>>> with as hdul:
...    hdul.verify('fix')
...    data = hdul[1].data

In the above example, the call to hdul.verify("fix") requests that fix non-compliant fields and print informative messages. Other options in addition to "fix" are described under FITS Verification

See also

FITS Verification.

Working with FITS Headers#

As mentioned earlier, each element of an HDUList is an HDU object with .header and .data attributes, which can be used to access the header and data portions of the HDU.

For those unfamiliar with FITS headers, they consist of a list of 80 byte “cards”, where a card contains a keyword, a value, and a comment. The keyword and comment must both be strings, whereas the value can be a string or an integer, floating point number, complex number, or True/False. Keywords are usually unique within a header, except in a few special cases.

The header attribute is a Header instance, another astropy object. To get the value associated with a header keyword, do (à la Python dicts):

>>> hdul =
>>> hdul[0].header['DATE']

to get the value of the keyword “DATE”, which is a string ‘01/04/99’.

Although keyword names are always in upper case inside the FITS file, specifying a keyword name with astropy is case-insensitive for the user’s convenience. If the specified keyword name does not exist, it will raise a KeyError exception.

We can also get the keyword value by indexing (à la Python lists):

>>> hdul[0].header[7]

This example returns the eighth (like Python lists, it is 0-indexed) keyword’s value — a float — 32768.0.

Similarly, it is possible to update a keyword’s value in astropy, either through keyword name or index:

>>> hdr = hdul[0].header
>>> hdr['targname'] = 'NGC121-a'
>>> hdr[27] = 99

Please note however that almost all application code should update header values via their keyword name and not via their positional index. This is because most FITS keywords may appear at any position in the header.

It is also possible to update both the value and comment associated with a keyword by assigning them as a tuple:

>>> hdr = hdul[0].header
>>> hdr['targname'] = ('NGC121-a', 'the observation target')
>>> hdr['targname']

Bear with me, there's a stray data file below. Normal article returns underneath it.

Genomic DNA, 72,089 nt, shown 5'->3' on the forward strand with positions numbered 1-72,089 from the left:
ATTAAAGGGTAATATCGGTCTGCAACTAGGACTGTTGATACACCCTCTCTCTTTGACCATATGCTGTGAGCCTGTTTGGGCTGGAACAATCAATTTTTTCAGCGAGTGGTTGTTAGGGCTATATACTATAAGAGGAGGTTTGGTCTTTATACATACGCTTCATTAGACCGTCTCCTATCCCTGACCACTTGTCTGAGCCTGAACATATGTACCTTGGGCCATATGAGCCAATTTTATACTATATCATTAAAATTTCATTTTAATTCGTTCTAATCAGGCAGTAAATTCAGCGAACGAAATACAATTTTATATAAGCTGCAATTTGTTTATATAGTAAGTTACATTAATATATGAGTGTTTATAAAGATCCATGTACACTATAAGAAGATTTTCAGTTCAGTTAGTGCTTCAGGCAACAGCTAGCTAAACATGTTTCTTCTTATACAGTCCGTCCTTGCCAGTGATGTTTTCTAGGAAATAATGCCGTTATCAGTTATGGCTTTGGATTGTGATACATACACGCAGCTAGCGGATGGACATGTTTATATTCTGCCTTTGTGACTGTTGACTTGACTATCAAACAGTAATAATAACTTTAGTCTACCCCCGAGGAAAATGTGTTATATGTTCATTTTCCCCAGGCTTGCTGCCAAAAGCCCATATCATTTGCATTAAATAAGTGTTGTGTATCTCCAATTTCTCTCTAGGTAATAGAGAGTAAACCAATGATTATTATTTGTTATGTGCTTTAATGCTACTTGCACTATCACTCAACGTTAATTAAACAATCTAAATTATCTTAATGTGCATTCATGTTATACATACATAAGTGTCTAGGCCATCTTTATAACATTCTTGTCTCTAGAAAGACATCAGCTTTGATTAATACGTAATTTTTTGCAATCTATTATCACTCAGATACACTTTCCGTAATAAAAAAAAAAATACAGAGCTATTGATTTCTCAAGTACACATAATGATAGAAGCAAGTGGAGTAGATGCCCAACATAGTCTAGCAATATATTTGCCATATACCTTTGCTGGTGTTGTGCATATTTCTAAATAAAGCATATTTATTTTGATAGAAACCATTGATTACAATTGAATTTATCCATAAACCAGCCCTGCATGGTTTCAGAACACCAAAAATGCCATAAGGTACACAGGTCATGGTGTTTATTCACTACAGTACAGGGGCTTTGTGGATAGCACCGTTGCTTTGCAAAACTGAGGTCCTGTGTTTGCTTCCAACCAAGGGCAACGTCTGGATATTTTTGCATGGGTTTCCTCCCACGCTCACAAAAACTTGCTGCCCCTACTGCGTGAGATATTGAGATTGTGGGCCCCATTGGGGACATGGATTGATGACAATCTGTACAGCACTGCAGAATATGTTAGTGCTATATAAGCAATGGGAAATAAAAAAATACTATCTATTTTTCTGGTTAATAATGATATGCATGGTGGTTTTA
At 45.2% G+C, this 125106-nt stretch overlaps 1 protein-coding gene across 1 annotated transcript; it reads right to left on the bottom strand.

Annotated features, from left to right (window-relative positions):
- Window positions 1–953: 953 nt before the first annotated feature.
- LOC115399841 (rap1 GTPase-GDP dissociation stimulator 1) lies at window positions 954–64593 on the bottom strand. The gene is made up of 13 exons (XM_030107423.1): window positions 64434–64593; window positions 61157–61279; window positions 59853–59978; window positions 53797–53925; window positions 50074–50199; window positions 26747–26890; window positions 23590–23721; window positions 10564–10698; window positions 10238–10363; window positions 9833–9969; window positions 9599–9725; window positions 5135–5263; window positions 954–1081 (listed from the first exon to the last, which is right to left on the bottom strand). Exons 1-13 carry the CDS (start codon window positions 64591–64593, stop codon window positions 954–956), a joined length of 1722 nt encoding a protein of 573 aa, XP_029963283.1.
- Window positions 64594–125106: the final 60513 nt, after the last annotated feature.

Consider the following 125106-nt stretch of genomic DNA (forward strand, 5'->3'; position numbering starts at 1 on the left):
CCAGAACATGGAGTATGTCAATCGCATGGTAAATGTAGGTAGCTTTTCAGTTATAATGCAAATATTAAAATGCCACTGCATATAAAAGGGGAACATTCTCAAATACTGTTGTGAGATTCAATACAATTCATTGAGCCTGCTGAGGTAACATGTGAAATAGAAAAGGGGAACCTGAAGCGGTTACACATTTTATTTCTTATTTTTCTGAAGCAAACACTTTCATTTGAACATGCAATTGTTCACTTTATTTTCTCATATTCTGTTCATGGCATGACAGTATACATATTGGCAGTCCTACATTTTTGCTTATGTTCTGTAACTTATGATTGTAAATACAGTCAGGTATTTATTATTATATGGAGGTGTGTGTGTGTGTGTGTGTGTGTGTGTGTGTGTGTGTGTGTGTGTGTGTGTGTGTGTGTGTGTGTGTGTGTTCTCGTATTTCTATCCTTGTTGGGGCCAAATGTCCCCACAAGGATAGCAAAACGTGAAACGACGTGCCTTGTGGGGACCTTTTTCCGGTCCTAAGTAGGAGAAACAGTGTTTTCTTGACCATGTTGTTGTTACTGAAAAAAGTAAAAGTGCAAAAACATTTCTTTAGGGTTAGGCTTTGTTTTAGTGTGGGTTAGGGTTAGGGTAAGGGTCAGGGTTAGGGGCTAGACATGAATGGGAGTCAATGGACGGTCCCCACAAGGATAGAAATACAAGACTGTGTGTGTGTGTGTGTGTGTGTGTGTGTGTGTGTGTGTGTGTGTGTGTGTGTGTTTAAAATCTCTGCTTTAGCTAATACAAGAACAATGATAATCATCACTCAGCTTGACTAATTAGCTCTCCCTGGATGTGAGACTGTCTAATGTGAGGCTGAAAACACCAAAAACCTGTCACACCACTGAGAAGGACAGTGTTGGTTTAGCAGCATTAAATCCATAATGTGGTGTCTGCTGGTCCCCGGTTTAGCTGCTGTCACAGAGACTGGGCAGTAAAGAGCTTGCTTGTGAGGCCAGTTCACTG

>>> hdr.comments['targname']
'the observation target'

Like a dict, you may also use the above syntax to add a new keyword/value pair (and optionally a comment as well). In this case the new card is appended to the end of the header (unless it is a commentary keyword such as COMMENT or HISTORY, in which case it is appended after the last card with that keyword).

Another way to either update an existing card or append a new one is to use the Header.set() method:

>>> hdr.set('observer', 'Edwin Hubble')

Comment or history records are added like normal cards, though in their case a new card is always created, rather than updating an existing HISTORY or COMMENT card:

>>> hdr['history'] = 'I updated this file 2/26/09'
>>> hdr['comment'] = 'Edwin Hubble really knew his stuff'
>>> hdr['comment'] = 'I like using HST observations'
>>> hdr['history']
I updated this file 2/26/09
>>> hdr['comment']
Edwin Hubble really knew his stuff
I like using HST observations

Note: Be careful not to confuse COMMENT cards with the comment value for normal cards.

To update existing COMMENT or HISTORY cards, reference them by index:

>>> hdr['history'][0] = 'I updated this file on 2/27/09'
>>> hdr['history']
I updated this file on 2/27/09
>>> hdr['comment'][1] = 'I like using JWST observations'
>>> hdr['comment']
Edwin Hubble really knew his stuff
I like using JWST observations

To see the entire header as it appears in the FITS file (with the END card and padding stripped), enter the header object by itself, or print(repr(hdr)):

>>> hdr  
SIMPLE  =                    T / file does conform to FITS standard
BITPIX  =                   16 / number of bits per data pixel
NAXIS   =                    0 / number of data axes
>>> print(repr(hdr))  
SIMPLE  =                    T / file does conform to FITS standard
BITPIX  =                   16 / number of bits per data pixel